The goal of this study is to derive the surface current that is induced by wind power, geostrophic current plus wind-drift current, derived from absolute ocean dynamic topography and wind magnitude respectively. In order to achieve this goal, altimetry data (sea level anomaly and wind speed) from four satellite missions TOPEX, ERS-2, JASON-1, and ENVISAT from year 2000 until year 2008 will be used to derive surface currents in Malaysian Seas. Mean Dynamic Topography, deduced from EGM 2008 earth gravity field model resulting from the CHAMP mission and the DNSC08 mean sea surface model will be used to derive absolute ocean dynamic topography. The study will be focused at the South China Sea, the Malacca Strait, the Sulu Sea and the Celebes Sea area. All the altimeter data processing will be taken from(?) used the Radar Altimeter Database System (RADS), developed by Delft University in the frame of during (as part of?) the SEAMERGES project, an EU funded project (AUNP).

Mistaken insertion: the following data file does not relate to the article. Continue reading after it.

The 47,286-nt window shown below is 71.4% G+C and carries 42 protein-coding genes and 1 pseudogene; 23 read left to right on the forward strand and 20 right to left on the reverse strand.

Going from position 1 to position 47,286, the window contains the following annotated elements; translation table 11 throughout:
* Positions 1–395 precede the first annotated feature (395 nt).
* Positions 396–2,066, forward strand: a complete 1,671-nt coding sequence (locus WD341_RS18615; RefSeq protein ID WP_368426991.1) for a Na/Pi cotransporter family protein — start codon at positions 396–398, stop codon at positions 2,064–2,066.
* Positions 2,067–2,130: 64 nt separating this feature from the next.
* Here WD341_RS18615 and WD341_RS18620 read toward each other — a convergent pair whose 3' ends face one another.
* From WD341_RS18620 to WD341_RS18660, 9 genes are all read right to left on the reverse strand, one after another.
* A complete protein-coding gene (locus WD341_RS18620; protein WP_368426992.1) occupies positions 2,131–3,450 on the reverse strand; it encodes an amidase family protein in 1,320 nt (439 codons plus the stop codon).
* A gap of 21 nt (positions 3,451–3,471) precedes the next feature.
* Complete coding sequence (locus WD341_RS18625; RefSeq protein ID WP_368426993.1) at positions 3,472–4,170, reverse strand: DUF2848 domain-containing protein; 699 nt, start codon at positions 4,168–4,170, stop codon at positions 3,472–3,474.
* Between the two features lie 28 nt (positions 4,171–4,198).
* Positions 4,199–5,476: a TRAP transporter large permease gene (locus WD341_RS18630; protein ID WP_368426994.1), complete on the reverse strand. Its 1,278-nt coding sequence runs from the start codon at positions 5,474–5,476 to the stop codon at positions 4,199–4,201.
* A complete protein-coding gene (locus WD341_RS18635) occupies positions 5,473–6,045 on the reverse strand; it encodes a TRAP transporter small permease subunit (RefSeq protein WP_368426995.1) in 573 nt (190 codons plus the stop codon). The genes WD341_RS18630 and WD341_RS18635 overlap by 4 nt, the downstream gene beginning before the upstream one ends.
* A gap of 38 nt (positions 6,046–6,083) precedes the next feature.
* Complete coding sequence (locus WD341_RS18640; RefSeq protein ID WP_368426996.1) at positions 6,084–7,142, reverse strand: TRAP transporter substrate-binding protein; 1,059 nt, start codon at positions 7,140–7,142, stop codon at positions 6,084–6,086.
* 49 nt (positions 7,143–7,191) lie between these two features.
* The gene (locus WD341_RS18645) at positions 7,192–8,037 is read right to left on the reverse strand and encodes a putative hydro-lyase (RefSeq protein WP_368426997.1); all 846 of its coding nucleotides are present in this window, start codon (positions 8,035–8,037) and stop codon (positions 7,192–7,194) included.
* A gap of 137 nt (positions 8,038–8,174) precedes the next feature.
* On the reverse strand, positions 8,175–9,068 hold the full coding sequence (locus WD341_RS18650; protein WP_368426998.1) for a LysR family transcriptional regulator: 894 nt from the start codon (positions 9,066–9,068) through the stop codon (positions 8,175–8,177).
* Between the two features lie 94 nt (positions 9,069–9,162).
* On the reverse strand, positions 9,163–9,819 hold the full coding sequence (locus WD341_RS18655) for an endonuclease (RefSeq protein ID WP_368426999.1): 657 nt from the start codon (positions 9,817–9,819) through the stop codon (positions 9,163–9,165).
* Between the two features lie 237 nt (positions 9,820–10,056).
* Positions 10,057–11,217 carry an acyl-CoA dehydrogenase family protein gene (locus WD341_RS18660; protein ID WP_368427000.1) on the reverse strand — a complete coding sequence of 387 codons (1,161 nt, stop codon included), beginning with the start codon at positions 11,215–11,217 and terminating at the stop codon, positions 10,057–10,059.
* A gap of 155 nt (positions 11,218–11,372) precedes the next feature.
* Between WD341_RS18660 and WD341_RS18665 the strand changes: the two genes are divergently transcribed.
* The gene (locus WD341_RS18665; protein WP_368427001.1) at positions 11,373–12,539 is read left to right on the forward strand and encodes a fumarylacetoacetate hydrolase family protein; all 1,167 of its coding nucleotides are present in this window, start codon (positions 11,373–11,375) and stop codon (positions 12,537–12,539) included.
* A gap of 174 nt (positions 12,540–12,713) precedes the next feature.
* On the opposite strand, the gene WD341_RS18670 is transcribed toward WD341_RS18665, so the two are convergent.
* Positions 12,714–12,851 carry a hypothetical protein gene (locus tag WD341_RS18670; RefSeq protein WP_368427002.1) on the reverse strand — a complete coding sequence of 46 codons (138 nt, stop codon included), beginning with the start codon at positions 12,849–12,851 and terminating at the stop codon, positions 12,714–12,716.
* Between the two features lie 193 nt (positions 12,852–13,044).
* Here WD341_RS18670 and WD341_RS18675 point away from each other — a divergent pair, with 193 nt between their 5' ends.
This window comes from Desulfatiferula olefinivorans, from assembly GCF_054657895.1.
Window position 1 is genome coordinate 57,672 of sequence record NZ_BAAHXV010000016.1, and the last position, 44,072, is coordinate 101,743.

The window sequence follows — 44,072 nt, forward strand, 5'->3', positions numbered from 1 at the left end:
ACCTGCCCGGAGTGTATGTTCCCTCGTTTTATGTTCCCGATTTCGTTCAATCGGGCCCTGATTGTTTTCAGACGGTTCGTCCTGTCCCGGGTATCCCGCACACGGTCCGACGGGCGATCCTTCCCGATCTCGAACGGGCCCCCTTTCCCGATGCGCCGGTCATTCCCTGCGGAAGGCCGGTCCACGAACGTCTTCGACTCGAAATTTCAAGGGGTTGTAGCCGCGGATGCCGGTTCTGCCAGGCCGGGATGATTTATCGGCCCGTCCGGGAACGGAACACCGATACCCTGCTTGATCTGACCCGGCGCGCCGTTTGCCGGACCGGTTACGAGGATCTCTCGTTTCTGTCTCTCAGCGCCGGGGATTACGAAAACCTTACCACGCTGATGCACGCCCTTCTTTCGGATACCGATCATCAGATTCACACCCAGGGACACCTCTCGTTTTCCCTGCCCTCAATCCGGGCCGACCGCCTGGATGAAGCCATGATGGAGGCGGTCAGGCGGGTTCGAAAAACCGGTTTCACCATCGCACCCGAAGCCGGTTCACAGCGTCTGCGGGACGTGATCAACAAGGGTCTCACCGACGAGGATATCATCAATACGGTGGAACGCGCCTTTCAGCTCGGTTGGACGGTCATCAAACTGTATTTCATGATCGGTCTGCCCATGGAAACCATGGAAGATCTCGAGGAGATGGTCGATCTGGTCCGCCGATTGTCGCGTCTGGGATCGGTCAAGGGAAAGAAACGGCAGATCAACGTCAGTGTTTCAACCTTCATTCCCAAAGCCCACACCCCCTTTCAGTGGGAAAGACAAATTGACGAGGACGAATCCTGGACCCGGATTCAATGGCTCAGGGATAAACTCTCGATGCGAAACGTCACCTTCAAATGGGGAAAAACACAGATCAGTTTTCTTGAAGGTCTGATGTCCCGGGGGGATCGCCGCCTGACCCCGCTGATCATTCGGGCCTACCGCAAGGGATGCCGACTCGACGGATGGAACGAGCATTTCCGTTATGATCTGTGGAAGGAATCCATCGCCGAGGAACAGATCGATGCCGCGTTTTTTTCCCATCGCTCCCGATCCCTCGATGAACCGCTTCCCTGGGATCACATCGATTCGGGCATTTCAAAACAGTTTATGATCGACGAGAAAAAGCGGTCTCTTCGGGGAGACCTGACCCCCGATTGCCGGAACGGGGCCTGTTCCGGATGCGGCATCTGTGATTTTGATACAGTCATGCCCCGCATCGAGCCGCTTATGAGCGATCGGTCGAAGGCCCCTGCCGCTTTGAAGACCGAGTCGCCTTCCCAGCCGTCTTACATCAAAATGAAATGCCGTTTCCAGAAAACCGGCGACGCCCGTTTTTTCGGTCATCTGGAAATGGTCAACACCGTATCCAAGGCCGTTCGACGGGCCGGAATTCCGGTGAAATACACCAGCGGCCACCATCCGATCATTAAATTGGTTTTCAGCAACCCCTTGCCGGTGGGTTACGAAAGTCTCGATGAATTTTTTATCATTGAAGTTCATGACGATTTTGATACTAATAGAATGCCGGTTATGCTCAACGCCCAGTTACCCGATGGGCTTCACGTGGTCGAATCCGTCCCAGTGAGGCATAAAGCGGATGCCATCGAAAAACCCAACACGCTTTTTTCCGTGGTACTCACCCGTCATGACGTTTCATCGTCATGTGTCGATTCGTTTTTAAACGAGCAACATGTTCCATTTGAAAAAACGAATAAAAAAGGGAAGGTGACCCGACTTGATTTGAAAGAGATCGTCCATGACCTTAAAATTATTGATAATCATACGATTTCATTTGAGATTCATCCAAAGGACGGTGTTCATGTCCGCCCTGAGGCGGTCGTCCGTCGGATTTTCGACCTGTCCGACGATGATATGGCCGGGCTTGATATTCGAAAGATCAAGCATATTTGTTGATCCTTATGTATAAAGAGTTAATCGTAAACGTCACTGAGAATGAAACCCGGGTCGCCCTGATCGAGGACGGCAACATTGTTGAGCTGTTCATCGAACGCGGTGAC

ok thanks my friends...if you have more time, can you check and give comment for my problem statements below

Surface current is one of the important ocean information and the main component of the ocean circulation. By studying them, it will help scientist to understand their mechanism and time-variable characters, which useful for exploiting ocean resources, disaster prevention and mitigation, ship navigation and etc (Zhang, 20007). However, this aspect has not received enough attention in the region, due to various reasons and constraints. There are two weak points in ocean current study in Malaysia which encourage this study; limitation of data collection and data management problem. Besides of that, the ability of multi-mission satellite altimetry to provide long term sea level and wind data also motivate this study to understand further the seasonal variation of surface current pattern. It is because, the transitions of monsoon which can be distinguish based on the changes in the wind flow patterns, strongly influence the surface current pattern especially at open sea area such as South China Sea.